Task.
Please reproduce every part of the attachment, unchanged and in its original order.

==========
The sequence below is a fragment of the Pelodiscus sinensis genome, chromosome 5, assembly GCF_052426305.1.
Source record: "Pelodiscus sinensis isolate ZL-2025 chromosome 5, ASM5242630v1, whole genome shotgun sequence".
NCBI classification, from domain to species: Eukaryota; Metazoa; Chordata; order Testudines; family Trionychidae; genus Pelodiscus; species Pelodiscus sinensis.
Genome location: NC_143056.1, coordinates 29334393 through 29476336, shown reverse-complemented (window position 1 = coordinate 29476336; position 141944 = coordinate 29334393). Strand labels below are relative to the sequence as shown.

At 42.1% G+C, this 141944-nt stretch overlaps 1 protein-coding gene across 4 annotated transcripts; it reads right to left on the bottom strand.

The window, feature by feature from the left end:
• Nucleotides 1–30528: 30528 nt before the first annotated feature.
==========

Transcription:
The sequence below is a fragment of the Pelodiscus sinensis genome, chromosome 5, assembly GCF_052426305.1.
Source record: "Pelodiscus sinensis isolate ZL-2025 chromosome 5, ASM5242630v1, whole genome shotgun sequence".
NCBI classification, from domain to species: Eukaryota; Metazoa; Chordata; order Testudines; family Trionychidae; genus Pelodiscus; species Pelodiscus sinensis.
Genome location: NC_143056.1, coordinates 29334393 through 29476336, shown reverse-complemented (window position 1 = coordinate 29476336; position 141944 = coordinate 29334393). Strand labels below are relative to the sequence as shown.

At 42.1% G+C, this 141944-nt stretch overlaps 1 protein-coding gene across 4 annotated transcripts; it reads right to left on the bottom strand.

The window, feature by feature from the left end:
• Nucleotides 1–30528: 30528 nt before the first annotated feature.